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FRI0467-HPR Patterns of muscle strength reduction in patients with unilateral- and bilateral knee osteoarthritis
  1. G. Grønhaug
  1. National Resource Center for Rehabilitation In Rheumatology, Department of Rheumatology, Diakonhjemmet Hospital, Oslo, Norway

Abstract

Background Muscular control of the knee is a vital aspect of living with knee osteoarthritis (OA). There is consistent evidence that OA patients have reduced strength in knee flexion and knee extension, while studies of hip abduction and hip adduction in knee OA patinets present somewhat inconsistent findings. These inconsistencies make room for doubt in clinical practice.

Objectives To compare muscle strength in patients with knee OA and healthy controls and investigate whether the same pattern of weakness appears in subjects with bilateral versus unilateral knee OA.

Methods 51 female patients were included; 10 with bilateral knee OA, 26 unilaterally affected (13 right side, 13 left side) and 15 healthy controls (HC). All patients were examined by an orthopaedic surgeon and the diagnosis was verified clinically and radiographically prior to testing. Four test s of maximum isometric strength (maximum voluntary contraction (MVC)) were performed: hip abduction, hip adduction, knee flexion, and knee extension. Each test was performed three times, and the highest score was used in the analyses. Comparisons between groups were performed with t-tests or analysis of variance.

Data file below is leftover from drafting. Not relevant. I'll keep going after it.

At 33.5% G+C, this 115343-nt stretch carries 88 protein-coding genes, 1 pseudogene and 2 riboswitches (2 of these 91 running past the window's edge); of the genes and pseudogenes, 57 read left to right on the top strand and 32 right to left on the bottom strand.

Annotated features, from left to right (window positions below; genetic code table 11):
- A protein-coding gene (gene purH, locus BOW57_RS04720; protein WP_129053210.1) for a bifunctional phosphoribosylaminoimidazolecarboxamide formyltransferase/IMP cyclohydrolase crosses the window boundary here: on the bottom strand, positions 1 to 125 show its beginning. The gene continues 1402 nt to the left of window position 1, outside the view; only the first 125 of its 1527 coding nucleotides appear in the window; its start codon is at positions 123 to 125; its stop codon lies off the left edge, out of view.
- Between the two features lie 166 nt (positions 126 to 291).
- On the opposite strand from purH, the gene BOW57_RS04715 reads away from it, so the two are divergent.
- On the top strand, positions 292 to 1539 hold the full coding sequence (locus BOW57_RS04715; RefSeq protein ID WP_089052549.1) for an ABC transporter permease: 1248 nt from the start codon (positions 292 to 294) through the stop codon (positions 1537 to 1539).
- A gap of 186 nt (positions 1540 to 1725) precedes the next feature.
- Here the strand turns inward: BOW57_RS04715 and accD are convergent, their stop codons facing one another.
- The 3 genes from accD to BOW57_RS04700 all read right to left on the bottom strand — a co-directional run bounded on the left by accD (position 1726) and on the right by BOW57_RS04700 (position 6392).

Results OA patients, when analysed as one group, were significantly weaker than HC in flexion (p<0.05 both sides), extension (p<0.05) right, p<.05 left), abduction left side (p<0.05), and adduction right side (p<0.05), but not in adduction left side (p=0,1) and abduction right side (p=0,2). When splitting the OA patients in unilateral and bilateral affection, the unilateral group were significantly weaker than HC in all tests (p<0.001 to p<0.05), while the bilaterally affected group were significantly weaker in flexion (p<0.05) and extension (p<0.05), but not in adduction (p=1) and abduction (p=1).

Conclusions Patients with bilateral knee OA seem to have a different pattern of muscle strength reduction than the unilaterally affected patients. The bilaterally affected OA patients were not significantly weaker than healthy controls in abduction and adduction of the hip. Analysing muscle strength in patients with unilateral- and bilateral knee OA as one group, can give biased results due to different pattern of weakness, and may explain the inconsistent findings in earlier studies. Further research with larger sample sizes is needed to confirm these findings.

Disclosure of Interest None Declared

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